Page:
Increased use of technology has also seen some retailers look into exploring partnerships to eliminate unnecessary risk and cost and instead concentrate on their own strengths.  

 

Morrisons and Aldi have signed up with Deliveroo to perform their home delivery service while the Costcutter chain have entered an alliance with facilities management company, Compass in order to open a range of their branches within hospitals. 

Smaller and independent retailers can take advantage of their agility to use technology differently but just as effectively. 

 

The Amazon Marketplace and Ebay are well understood by consumers who are already shopping online so rather than invest in a bespoke online retail platform or website, it might make sense to open where the customer already is. Many UK small businesses have realised this with 50,000 signing up on Ebay in February alone this year while Facebook has announced that it is about to enter the online retail space with Shops – an ecommerce spinoff within its existing platform.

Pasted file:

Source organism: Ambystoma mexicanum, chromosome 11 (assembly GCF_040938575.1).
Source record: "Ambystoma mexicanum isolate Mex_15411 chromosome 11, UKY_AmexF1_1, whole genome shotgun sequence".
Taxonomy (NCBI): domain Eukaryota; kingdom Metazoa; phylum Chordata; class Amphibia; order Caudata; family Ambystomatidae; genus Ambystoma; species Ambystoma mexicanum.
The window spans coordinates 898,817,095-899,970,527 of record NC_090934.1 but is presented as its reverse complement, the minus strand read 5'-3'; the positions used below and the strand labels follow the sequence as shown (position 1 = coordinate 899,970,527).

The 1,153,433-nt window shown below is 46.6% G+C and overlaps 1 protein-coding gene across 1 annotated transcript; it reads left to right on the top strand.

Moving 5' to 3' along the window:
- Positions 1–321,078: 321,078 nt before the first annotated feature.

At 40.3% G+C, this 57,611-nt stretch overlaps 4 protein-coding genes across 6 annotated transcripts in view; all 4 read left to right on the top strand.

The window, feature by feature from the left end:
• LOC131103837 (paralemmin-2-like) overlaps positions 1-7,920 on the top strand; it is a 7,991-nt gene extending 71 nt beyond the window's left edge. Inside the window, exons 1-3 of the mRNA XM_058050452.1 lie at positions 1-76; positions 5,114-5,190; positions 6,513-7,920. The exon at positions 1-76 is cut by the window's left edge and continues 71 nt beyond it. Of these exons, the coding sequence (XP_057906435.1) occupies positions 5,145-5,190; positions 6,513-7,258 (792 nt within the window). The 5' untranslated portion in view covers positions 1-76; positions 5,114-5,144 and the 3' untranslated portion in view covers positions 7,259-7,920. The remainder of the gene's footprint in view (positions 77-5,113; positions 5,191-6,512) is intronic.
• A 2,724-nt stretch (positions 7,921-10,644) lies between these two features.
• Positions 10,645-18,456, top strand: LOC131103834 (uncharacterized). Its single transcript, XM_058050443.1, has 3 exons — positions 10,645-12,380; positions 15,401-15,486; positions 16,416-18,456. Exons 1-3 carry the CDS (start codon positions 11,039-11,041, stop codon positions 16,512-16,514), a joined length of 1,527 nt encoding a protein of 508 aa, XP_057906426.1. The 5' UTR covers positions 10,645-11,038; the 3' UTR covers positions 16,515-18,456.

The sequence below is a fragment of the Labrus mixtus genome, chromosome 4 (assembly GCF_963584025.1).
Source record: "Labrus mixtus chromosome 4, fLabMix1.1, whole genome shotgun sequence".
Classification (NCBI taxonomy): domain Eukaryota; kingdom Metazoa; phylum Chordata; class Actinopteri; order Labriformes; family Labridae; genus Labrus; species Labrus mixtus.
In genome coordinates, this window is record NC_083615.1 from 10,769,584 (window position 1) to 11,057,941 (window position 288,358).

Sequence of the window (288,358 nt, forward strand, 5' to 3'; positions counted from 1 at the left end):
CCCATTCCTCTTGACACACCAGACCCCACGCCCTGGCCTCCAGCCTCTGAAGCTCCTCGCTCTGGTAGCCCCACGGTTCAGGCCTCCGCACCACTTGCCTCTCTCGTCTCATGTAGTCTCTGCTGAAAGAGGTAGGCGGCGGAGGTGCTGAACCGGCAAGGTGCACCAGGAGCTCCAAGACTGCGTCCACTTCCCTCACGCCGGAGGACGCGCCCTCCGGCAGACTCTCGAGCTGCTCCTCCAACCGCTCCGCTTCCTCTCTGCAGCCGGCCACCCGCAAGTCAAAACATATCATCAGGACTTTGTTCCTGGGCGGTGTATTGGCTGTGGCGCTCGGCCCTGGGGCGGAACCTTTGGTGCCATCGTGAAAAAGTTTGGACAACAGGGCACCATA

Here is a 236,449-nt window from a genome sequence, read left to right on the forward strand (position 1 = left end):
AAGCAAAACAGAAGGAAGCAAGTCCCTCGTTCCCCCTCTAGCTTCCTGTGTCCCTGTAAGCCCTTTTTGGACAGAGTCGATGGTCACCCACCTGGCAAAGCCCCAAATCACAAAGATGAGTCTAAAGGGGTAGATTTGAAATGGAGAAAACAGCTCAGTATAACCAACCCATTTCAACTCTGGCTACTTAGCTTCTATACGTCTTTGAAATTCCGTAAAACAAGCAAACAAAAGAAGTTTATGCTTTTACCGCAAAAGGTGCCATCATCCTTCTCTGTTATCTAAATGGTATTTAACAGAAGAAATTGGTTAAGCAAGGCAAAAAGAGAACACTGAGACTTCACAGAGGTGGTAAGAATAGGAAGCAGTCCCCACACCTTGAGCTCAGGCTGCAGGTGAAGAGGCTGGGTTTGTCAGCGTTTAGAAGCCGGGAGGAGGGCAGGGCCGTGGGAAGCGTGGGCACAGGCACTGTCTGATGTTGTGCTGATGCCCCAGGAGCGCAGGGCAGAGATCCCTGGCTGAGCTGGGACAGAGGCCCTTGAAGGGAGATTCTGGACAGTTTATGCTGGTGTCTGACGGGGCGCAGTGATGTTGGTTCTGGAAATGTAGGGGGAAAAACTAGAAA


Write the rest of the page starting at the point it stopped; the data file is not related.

Successfully executing a pivot is a lot harder to do in theory or practice. 

 

Reopening, restocking and ramping up sales is difficult enough but when you have furloughed staff and other coronavirus support loans and support to apply for, it might just be too much. 

 

A lot of good companies will go out of business after the lockdown is lifted and it’s through no fault of their own. Too much has happened in too short a period of time for them to make all the necessary internal adjustments while continuing to try to meet their customers needs and demands at the same time. 

 

But there are options and help available for any business that can’t see a way forward immediately.

You can arrange your free, initial virtual consultation with one of our experienced expert advisors as soon as you get in touch with us.  

 

We can advise on strategies and tactics you can apply now to buy your business time with creditors while you decide what direction you want to go in.  

 

Also we can help you answer any structural questions and give you some ideas about what you could do to make your company more resilient.

 

Whatever you decide, we’re sure that we can help.